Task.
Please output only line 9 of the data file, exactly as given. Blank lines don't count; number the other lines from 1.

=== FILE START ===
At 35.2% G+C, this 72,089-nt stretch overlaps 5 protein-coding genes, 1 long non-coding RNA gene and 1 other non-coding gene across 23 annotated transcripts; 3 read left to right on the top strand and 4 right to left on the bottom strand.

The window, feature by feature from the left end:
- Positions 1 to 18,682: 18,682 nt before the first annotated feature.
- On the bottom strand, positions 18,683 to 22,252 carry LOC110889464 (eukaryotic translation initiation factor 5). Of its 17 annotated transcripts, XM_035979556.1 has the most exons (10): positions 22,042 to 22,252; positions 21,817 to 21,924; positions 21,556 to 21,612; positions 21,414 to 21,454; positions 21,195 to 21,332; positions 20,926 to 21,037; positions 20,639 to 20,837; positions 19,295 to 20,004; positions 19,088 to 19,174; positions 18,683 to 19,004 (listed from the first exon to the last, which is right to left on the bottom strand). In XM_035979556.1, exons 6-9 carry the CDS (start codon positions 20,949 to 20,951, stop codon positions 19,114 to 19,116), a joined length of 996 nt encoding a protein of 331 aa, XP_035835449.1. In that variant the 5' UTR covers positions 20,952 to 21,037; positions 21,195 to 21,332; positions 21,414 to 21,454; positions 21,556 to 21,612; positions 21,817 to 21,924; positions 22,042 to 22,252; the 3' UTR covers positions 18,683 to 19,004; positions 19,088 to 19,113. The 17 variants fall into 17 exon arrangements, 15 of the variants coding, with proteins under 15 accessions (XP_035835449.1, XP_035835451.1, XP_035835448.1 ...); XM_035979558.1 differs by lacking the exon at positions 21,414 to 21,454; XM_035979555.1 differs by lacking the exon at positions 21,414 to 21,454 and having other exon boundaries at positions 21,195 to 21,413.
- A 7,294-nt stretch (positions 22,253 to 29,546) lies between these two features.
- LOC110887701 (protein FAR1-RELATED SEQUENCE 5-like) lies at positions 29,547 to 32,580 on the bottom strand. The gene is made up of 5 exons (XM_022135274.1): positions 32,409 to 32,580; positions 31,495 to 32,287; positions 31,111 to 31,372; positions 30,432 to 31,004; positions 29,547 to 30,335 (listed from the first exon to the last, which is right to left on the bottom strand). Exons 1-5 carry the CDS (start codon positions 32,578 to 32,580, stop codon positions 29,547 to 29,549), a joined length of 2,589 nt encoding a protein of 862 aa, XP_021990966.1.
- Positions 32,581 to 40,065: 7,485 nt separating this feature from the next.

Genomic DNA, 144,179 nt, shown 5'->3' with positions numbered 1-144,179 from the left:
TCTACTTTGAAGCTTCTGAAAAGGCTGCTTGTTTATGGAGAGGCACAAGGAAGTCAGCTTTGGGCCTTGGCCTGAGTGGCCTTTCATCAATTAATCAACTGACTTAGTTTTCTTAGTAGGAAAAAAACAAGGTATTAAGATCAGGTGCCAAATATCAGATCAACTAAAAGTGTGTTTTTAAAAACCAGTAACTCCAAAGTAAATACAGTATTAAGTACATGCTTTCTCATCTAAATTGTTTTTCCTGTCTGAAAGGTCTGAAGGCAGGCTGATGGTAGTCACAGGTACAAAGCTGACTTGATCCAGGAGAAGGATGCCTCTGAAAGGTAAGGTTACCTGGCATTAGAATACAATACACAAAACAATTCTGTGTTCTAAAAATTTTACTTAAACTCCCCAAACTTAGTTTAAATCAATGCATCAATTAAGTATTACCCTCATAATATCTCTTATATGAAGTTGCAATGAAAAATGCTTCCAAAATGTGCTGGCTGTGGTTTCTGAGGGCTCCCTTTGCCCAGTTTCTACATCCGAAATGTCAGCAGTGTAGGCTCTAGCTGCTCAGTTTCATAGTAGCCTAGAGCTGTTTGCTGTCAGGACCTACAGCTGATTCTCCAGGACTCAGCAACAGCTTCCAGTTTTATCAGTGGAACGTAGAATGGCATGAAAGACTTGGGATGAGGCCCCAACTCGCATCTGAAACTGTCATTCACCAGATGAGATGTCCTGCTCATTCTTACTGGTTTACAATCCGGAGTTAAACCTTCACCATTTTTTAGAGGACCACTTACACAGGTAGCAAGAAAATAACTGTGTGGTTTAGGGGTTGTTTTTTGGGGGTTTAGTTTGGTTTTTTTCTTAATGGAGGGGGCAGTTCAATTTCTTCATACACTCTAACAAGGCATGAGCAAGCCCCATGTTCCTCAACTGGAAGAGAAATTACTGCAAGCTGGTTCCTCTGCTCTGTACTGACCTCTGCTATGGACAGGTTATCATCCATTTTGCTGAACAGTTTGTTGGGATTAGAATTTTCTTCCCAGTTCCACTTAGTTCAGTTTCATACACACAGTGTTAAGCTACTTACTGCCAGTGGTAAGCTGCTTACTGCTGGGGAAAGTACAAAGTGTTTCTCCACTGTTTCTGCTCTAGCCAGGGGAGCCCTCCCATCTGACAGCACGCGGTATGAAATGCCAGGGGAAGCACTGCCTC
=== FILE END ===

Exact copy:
TCTACTTTGAAGCTTCTGAAAAGGCTGCTTGTTTATGGAGAGGCACAAGGAAGTCAGCTTTGGGCCTTGGCCTGAGTGGCCTTTCATCAATTAATCAACTGACTTAGTTTTCTTAGTAGGAAAAAAACAAGGTATTAAGATCAGGTGCCAAATATCAGATCAACTAAAAGTGTGTTTTTAAAAACCAGTAACTCCAAAGTAAATACAGTATTAAGTACATGCTTTCTCATCTAAATTGTTTTTCCTGTCTGAAAGGTCTGAAGGCAGGCTGATGGTAGTCACAGGTACAAAGCTGACTTGATCCAGGAGAAGGATGCCTCTGAAAGGTAAGGTTACCTGGCATTAGAATACAATACACAAAACAATTCTGTGTTCTAAAAATTTTACTTAAACTCCCCAAACTTAGTTTAAATCAATGCATCAATTAAGTATTACCCTCATAATATCTCTTATATGAAGTTGCAATGAAAAATGCTTCCAAAATGTGCTGGCTGTGGTTTCTGAGGGCTCCCTTTGCCCAGTTTCTACATCCGAAATGTCAGCAGTGTAGGCTCTAGCTGCTCAGTTTCATAGTAGCCTAGAGCTGTTTGCTGTCAGGACCTACAGCTGATTCTCCAGGACTCAGCAACAGCTTCCAGTTTTATCAGTGGAACGTAGAATGGCATGAAAGACTTGGGATGAGGCCCCAACTCGCATCTGAAACTGTCATTCACCAGATGAGATGTCCTGCTCATTCTTACTGGTTTACAATCCGGAGTTAAACCTTCACCATTTTTTAGAGGACCACTTACACAGGTAGCAAGAAAATAACTGTGTGGTTTAGGGGTTGTTTTTTGGGGGTTTAGTTTGGTTTTTTTCTTAATGGAGGGGGCAGTTCAATTTCTTCATACACTCTAACAAGGCATGAGCAAGCCCCATGTTCCTCAACTGGAAGAGAAATTACTGCAAGCTGGTTCCTCTGCTCTGTACTGACCTCTGCTATGGACAGGTTATCATCCATTTTGCTGAACAGTTTGTTGGGATTAGAATTTTCTTCCCAGTTCCACTTAGTTCAGTTTCATACACACAGTGTTAAGCTACTTACTGCCAGTGGTAAGCTGCTTACTGCTGGGGAAAGTACAAAGTGTTTCTCCACTGTTTCTGCTCTAGCCAGGGGAGCCCTCCCATCTGACAGCACGCGGTATGAAATGCCAGGGGAAGCACTGCCTC